An SUV is loaded onto a C-17 headed for Haiti. Photo: New York National Guard
This is the counterterrorist car chase of the future.
Somewhere in East Africa or the southern Arabian peninsula, several years from now, an unassuming SUV drives off the road and rolls down its window. From the passenger seat, there’s a blast as a missile shoots into the air. It careens as far as 60 miles, in pursuit of terrorists traveling in their own SUVs, who’ll never see the light truck that launched it.
This is a future that the U.S. Special Operations Command wants as it fights the nation’s shadow wars in places like Somalia and Yemen. A new solicitation seeks what it calls a “Medium Range Precision Strike System.” Obscured within that anodyne phrase is an ambitious weapons system optimized for stealthy strikes with minimal footprints — for those times when a drone strike just isn’t the right tool for the job.
The missile system the commandos want fits into a “light, commercially available truck.” The whole thing has to be completely self-contained within the SUV, weighing no more than 900 lbs. — as much as five 180 lb. dudes, sans gear — and no longer than 200 inches. “All cables, power sources, fire control and any other required accessories” have to be packed in as well, because the missile system has to open fire from the open road. You might want to call shotgun.
That’s because the target is often on the move, as well. “The enemy vehicles could be stationary or moving commercial SUVs, pick-ups, or sedans,” reads the solicitation. And they could be way, way far away: The missiles need an “objective maximum range of not less than one hundred (100) kilometers,” or about 62 miles.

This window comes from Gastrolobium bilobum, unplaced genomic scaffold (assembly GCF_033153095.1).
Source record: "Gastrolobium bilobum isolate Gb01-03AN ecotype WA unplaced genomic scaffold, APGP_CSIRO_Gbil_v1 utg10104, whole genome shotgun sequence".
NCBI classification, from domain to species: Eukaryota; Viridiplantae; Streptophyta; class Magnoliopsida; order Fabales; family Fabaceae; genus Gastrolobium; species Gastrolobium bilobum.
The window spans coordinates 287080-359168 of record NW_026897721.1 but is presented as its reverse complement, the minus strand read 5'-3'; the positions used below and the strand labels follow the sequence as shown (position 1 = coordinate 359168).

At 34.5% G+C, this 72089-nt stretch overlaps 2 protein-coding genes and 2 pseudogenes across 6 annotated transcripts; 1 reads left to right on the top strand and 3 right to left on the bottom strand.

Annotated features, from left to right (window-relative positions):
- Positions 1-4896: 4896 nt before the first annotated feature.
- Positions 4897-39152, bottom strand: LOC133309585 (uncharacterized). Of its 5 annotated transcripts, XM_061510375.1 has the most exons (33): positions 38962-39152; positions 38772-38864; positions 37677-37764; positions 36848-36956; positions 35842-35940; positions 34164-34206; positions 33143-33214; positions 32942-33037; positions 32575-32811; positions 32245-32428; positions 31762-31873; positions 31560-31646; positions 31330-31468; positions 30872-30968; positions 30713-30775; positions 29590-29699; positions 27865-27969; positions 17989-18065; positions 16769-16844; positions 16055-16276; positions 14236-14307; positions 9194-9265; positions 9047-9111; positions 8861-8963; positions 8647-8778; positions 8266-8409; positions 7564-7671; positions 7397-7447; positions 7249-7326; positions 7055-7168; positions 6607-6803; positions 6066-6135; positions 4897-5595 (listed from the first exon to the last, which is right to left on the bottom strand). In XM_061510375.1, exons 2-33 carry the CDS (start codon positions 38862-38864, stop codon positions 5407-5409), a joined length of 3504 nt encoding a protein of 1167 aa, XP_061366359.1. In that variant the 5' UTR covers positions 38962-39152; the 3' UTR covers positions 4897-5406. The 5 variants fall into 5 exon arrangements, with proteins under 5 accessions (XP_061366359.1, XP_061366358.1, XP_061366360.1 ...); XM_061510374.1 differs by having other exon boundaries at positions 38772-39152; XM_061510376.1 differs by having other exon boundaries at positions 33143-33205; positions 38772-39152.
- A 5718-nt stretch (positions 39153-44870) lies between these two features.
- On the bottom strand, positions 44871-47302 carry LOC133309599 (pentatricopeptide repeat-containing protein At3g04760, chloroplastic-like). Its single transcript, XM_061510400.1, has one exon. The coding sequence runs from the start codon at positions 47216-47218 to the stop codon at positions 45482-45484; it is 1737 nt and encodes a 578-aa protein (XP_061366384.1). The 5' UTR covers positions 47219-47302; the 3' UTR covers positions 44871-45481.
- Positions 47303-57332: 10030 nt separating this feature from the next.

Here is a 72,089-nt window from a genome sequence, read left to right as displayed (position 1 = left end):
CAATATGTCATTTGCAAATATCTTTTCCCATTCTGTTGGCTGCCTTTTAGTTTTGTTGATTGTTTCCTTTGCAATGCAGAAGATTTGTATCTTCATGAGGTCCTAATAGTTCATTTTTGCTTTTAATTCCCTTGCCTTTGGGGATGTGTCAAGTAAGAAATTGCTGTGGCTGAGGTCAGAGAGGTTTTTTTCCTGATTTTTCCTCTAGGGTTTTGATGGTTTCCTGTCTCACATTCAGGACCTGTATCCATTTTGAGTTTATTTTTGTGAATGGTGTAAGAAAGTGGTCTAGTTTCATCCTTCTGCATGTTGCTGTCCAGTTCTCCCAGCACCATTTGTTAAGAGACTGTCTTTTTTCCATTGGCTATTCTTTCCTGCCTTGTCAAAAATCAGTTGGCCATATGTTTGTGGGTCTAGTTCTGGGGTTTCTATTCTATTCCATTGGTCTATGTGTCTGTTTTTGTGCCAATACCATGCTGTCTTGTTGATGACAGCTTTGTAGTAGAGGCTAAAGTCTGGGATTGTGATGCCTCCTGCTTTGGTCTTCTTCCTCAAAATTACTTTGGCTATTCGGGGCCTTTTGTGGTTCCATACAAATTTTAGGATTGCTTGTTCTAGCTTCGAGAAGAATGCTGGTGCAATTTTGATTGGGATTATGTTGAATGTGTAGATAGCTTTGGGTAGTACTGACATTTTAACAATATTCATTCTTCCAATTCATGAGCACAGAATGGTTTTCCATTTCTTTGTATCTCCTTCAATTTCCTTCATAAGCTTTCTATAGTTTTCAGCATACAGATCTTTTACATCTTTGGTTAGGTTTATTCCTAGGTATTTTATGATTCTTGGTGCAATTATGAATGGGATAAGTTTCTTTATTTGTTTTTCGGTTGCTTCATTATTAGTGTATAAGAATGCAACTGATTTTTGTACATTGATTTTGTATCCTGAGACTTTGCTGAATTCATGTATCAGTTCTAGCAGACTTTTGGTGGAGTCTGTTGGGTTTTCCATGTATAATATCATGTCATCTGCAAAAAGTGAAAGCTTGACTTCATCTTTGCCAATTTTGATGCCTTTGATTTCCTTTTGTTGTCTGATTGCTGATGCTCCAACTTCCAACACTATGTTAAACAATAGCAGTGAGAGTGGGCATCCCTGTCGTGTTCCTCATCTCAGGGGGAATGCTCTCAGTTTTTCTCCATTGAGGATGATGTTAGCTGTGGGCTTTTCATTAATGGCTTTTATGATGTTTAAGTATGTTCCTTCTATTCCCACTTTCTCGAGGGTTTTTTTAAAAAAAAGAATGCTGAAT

If the desired missile system actually does make it into the light trucks of elite troops, it would unite the two principal tools for prosecuting the U.S.’s “shadow wars” against terrorists: missile strikes and commando raids. Usually those strikes come either from cruise missiles or overhead drones. But the Special Operations Command missile wouldn’t be purely surface-to-surface. “It is highly desirable that the system be compatible with various fixed and rotary wing aircraft,” the solicitation reads.
Except for the airborne part, the missile in the car follows in a long special-operations tradition: biting the very styles of the insurgents, terrorists and guerrillas the commandos hunt. Terrorists have used RPGs fired from the backs of flatbed trucks as portable artillery weapons for years. In Iraq, some jury-rigged wheelbarrows to construct mobile rocket launchers.
We’re also about a decade into the trend of modifying SUVs for warfare. A Texas company specializes in inserting Kevlar, steel and polyethylene composite plates around the frames of light trucks soon to pass through dangerous territory. Others have gone the Michael Bay route, attaching a 12.7 mm machine gun to a GMC Yukon.
There’s nothing in the solicitation that suggests the Special Operations Command wants the SUV itself to be modified. Instead, it seems more like the vehicle is incidental — the kind of thing that commandos who don’t want to attract attention can jump into, without indicating to the outside world that they’re packing the kind of firepower that can wipe out a target while he’s on the move from as far away as New York City is from Trenton.